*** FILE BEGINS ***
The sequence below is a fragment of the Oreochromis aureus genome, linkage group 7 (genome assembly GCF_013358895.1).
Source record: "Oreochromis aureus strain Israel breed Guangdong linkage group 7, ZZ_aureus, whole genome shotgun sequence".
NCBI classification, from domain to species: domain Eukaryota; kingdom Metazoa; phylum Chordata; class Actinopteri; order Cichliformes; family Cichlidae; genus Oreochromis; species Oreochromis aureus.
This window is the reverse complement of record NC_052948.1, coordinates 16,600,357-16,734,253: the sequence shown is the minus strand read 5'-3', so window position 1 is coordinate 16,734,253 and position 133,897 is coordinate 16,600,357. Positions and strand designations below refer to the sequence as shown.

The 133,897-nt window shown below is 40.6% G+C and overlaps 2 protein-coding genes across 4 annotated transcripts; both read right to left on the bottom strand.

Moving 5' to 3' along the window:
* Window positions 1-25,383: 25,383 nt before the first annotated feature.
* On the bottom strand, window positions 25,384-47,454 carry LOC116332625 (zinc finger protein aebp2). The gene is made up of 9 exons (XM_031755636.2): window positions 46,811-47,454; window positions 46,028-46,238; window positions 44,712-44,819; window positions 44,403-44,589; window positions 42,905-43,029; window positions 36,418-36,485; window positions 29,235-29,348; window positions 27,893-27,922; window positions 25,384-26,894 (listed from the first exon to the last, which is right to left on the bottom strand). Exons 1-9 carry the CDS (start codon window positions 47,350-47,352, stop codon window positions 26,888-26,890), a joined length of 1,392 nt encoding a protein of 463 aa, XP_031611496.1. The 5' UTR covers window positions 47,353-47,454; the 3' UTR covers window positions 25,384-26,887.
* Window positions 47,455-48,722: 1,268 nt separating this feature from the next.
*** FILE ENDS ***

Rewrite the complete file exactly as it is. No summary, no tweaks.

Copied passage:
The sequence below is a fragment of the Oreochromis aureus genome, linkage group 7 (genome assembly GCF_013358895.1).
Source record: "Oreochromis aureus strain Israel breed Guangdong linkage group 7, ZZ_aureus, whole genome shotgun sequence".
NCBI classification, from domain to species: domain Eukaryota; kingdom Metazoa; phylum Chordata; class Actinopteri; order Cichliformes; family Cichlidae; genus Oreochromis; species Oreochromis aureus.
This window is the reverse complement of record NC_052948.1, coordinates 16,600,357-16,734,253: the sequence shown is the minus strand read 5'-3', so window position 1 is coordinate 16,734,253 and position 133,897 is coordinate 16,600,357. Positions and strand designations below refer to the sequence as shown.

The 133,897-nt window shown below is 40.6% G+C and overlaps 2 protein-coding genes across 4 annotated transcripts; both read right to left on the bottom strand.

Moving 5' to 3' along the window:
* Window positions 1-25,383: 25,383 nt before the first annotated feature.
* On the bottom strand, window positions 25,384-47,454 carry LOC116332625 (zinc finger protein aebp2). The gene is made up of 9 exons (XM_031755636.2): window positions 46,811-47,454; window positions 46,028-46,238; window positions 44,712-44,819; window positions 44,403-44,589; window positions 42,905-43,029; window positions 36,418-36,485; window positions 29,235-29,348; window positions 27,893-27,922; window positions 25,384-26,894 (listed from the first exon to the last, which is right to left on the bottom strand). Exons 1-9 carry the CDS (start codon window positions 47,350-47,352, stop codon window positions 26,888-26,890), a joined length of 1,392 nt encoding a protein of 463 aa, XP_031611496.1. The 5' UTR covers window positions 47,353-47,454; the 3' UTR covers window positions 25,384-26,887.
* Window positions 47,455-48,722: 1,268 nt separating this feature from the next.